Many in the disease surveillance field argue that a lack of precise guidelines for data sharing and usage is the primary reason for the mistrust between agencies and the absence of interagency cooperation in disease surveillance. In addition, data collection standards are very different among agencies, which makes data integration almost impossible. A potential solution is the development of data repositories, universal guidelines for data collection, analysis and sharing, interoperable data standards and protocols among agencies. The utility of data repositories is further underscored by their potential use for viral phenotyping and assessment of risk determinants, such as host cell receptor binding, viral replication, transmission, immune escape and antiviral resistance. This information transforms genomic data into health intelligence, particularly when coupled with key ecological, behavioural and epidemiological elements (such as R0, a measure of transmissibility). Standardization around these risk elements is also critical to knowledge synthesis and decision-making.
Testing all animals everywhere is not practical, feasible or necessary to gain health intelligence for mitigation and control. Instead, a rational approach to targeted surveillance, coupled with laboratory experiments to validate zoonotic potential, is essential. To design this, we can incorporate computational models to predict and shortlist high-risk host species and locations. Molecular simulations have extensively been used to model interactions between ACE2 and the receptor-binding domain to predict the susceptibility of different species to wild-type SARS-CoV-2 and its variants. Additionally, ecological models have been developed to predict locations where frequent contact between humans and animals, and between animals, increase transmission risk. Such models do not generally include, but can benefit from, incorporating existing knowledge of animal behaviour and ecology, requiring the input of expertise from wildlife ecology and animal husbandry. Also, linkages with human and environmental (wastewater) data enable geotemporal prioritization based on areas of high viral activity among humans and risk of animal exposure. Finally, key epidemiological parameters can inform the prioritization of surveillance by focusing on high-risk transboundary and human–animal interfaces (for example, urban wildlife and peri-domestic animals), as well as endangered animals, such as some species of primates at risk of high mortality.
A robust ‘One Health’ surveillance system for infectious diseases requires four key programmatic pillars to be in place. Surveillance of environmental samples (mainly involving wastewater) has previously been used to monitor antimicrobial resistance and is becoming established for monitoring SARS-CoV-2. Such surveillance can act as an early detection system; for example, identifying poliovirus in sewage in the UK and New York in 2022. There has also been massive genomic surveillance for SARS-CoV-2: over 15 million human-derived genomes for SARS-CoV-2 strains have been deposited on the public repository GISAID (current to April 2023). However, surveillance programmes in humans are largely limited to patients who are seeking healthcare and often target specific subsets of human pathogens, precluding the ability to detect novel infectious agents. A SARS-CoV-2 surveillance scheme that relies on untargeted RNA metagenomic sequencing would additionally inform on the incidence and prevalence of other known zoonotic pathogens such as filoviruses or highly pathogenic avian influenza viruses (such as H5N1 viruses), and facilitate the early identification of potentially zoonotic pathogens that are yet to be characterized. Expanding this pillar to include routine surveillance of apparently healthy individuals and individuals with severe febrile respiratory syndromes of unknown aetiology may help us to better understand the epidemiology of known or novel infectious agents that are circulating in the population and their potential outbreak risk.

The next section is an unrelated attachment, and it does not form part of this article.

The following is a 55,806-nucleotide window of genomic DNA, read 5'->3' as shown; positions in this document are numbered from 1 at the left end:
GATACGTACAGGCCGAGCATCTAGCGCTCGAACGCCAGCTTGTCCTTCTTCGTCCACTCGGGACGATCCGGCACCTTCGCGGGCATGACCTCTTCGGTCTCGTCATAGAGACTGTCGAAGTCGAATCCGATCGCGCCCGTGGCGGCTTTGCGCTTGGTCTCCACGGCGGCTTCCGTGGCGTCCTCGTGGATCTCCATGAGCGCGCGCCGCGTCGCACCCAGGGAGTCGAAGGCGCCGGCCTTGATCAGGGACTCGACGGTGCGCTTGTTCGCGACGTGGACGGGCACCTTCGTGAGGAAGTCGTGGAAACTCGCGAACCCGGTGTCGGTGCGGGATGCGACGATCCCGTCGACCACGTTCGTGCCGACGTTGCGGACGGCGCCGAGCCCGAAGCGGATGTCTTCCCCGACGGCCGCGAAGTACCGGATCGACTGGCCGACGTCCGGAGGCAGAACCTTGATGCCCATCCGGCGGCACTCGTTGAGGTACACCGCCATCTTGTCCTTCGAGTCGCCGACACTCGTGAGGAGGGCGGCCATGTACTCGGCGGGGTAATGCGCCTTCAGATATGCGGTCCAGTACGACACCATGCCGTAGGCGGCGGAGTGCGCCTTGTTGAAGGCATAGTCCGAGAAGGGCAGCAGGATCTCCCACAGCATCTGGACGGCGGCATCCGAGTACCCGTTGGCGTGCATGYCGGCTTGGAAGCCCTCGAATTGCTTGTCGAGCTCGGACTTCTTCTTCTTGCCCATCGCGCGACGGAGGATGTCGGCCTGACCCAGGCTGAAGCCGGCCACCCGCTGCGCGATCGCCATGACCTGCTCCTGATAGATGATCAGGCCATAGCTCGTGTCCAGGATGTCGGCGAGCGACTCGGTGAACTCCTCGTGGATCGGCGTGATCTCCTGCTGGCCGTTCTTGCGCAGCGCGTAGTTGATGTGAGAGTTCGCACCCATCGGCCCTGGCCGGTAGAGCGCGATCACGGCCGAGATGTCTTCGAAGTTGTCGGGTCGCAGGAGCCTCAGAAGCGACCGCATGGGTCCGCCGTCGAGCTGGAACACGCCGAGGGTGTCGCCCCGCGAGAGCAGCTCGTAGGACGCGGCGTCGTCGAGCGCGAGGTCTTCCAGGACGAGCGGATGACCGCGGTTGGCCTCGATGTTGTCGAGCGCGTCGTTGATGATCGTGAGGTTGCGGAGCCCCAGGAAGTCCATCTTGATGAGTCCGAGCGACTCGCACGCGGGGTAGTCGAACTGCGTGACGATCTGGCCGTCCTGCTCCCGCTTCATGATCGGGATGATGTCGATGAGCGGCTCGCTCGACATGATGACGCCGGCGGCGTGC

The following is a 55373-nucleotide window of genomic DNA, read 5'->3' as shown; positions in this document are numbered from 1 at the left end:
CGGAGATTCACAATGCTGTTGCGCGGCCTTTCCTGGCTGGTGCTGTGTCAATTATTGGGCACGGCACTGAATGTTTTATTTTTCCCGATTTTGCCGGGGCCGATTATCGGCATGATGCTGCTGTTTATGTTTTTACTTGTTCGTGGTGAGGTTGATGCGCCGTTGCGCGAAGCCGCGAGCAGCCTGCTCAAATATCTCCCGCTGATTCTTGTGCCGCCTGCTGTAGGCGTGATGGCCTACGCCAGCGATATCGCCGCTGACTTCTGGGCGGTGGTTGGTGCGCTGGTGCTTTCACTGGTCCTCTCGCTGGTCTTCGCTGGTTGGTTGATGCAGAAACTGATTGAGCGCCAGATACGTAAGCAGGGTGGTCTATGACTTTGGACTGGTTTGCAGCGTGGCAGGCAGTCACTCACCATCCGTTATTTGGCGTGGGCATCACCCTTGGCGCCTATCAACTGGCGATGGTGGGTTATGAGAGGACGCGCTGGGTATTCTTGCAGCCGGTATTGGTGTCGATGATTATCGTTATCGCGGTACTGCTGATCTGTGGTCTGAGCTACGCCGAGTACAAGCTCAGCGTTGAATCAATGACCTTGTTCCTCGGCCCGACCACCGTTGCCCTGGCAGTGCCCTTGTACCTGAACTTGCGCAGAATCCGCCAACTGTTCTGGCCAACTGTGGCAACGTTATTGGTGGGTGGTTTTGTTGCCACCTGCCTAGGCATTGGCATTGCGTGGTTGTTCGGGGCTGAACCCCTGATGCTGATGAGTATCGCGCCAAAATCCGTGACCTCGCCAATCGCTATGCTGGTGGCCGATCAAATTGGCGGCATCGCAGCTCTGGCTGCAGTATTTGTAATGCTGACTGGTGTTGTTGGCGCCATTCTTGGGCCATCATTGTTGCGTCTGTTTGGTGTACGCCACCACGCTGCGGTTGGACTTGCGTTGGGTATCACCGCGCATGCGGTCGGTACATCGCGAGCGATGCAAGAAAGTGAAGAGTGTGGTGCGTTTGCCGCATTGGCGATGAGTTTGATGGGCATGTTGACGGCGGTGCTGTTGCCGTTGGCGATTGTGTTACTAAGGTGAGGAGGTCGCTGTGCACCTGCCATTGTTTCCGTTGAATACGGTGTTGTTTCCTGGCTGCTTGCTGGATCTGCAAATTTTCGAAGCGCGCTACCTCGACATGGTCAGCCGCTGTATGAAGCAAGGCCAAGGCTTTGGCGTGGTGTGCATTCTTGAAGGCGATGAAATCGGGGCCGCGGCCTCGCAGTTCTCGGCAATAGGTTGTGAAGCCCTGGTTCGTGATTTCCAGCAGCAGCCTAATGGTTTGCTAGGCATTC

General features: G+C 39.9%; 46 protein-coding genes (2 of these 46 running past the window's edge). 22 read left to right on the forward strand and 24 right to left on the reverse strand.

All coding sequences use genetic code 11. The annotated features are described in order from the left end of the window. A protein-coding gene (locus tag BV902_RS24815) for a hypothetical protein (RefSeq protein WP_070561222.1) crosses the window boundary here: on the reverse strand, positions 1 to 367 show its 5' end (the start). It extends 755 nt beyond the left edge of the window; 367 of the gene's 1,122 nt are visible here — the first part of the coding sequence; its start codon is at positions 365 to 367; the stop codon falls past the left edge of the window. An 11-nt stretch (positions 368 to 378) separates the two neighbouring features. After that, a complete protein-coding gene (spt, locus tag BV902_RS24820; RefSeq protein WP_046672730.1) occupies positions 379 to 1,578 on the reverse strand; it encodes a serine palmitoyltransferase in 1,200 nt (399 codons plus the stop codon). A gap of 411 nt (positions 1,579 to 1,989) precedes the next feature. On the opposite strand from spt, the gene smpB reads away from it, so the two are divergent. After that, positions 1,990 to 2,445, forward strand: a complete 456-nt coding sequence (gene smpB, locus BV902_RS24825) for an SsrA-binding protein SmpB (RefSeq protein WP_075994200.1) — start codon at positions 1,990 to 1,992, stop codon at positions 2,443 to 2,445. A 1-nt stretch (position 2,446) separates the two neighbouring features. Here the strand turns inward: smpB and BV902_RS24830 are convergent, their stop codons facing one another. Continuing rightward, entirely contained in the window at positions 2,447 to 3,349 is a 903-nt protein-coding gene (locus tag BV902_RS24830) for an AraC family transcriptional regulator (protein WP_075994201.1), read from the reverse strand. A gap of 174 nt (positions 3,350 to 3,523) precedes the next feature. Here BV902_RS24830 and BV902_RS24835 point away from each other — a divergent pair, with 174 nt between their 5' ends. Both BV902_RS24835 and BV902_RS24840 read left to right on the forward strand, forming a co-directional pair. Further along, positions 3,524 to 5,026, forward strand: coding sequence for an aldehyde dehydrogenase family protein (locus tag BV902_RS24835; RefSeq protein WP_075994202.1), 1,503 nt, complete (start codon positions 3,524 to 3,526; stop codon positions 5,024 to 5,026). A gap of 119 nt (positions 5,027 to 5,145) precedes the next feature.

There is a bigger gap in surveillance among the other two pillars (domestic animals and wildlife), despite the far-reaching effects of animal reservoirs that we have described, for both SARS-CoV-2 and other pathogens at risk of zoonotic emergence. It is crucial that we build on and integrate existing surveillance networks and bolster surveillance pillars that are less established. Such integration requires the global adoption of standardized frameworks such as the Tripartite Zoonotics Guide and the recently released Quadripartite One Health Joint Plan of Action, engagement of stakeholders, and linkages with other One Health preparedness and response activities. Emphasis should be placed on the prioritization of pathogens and populations, biocontrol strategies, early warning systems, and the development of decision-support tools and triggers for action. Clear guidance provides the basis for sustainable and versatile surveillance programmes that require strong, harmonized support at local, national, regional and global levels.
A key lesson we should all learn from the COVID-19 pandemic is that investing in infectious disease surveillance and risk prevention strategies can minimize the devastating global economic and social damages of disease outbreaks. Most importantly, only with the global coordination of existing surveillance efforts can we better manage the aftermath of the current pandemic and predict and thwart future ones.